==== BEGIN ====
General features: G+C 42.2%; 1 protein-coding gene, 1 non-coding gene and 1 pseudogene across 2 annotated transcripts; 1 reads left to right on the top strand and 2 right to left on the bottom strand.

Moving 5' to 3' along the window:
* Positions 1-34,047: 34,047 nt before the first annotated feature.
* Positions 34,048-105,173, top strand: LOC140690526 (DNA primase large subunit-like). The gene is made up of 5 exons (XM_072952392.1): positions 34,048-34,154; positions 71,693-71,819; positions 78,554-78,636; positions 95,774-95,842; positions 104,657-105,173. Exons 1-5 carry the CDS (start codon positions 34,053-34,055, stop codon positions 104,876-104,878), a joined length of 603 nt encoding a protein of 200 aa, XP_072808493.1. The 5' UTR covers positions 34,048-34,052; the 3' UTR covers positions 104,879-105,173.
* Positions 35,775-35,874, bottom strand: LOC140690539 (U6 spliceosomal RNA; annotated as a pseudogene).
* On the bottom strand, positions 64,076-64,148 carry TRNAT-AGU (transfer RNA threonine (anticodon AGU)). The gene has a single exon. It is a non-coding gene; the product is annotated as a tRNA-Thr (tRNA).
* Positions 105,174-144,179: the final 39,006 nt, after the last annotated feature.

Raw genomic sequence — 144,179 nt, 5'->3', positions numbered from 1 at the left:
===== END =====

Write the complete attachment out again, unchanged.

General features: G+C 42.2%; 1 protein-coding gene, 1 non-coding gene and 1 pseudogene across 2 annotated transcripts; 1 reads left to right on the top strand and 2 right to left on the bottom strand.

Moving 5' to 3' along the window:
* Positions 1-34,047: 34,047 nt before the first annotated feature.
* Positions 34,048-105,173, top strand: LOC140690526 (DNA primase large subunit-like). The gene is made up of 5 exons (XM_072952392.1): positions 34,048-34,154; positions 71,693-71,819; positions 78,554-78,636; positions 95,774-95,842; positions 104,657-105,173. Exons 1-5 carry the CDS (start codon positions 34,053-34,055, stop codon positions 104,876-104,878), a joined length of 603 nt encoding a protein of 200 aa, XP_072808493.1. The 5' UTR covers positions 34,048-34,052; the 3' UTR covers positions 104,879-105,173.
* Positions 35,775-35,874, bottom strand: LOC140690539 (U6 spliceosomal RNA; annotated as a pseudogene).
* On the bottom strand, positions 64,076-64,148 carry TRNAT-AGU (transfer RNA threonine (anticodon AGU)). The gene has a single exon. It is a non-coding gene; the product is annotated as a tRNA-Thr (tRNA).
* Positions 105,174-144,179: the final 39,006 nt, after the last annotated feature.

Raw genomic sequence — 144,179 nt, 5'->3', positions numbered from 1 at the left: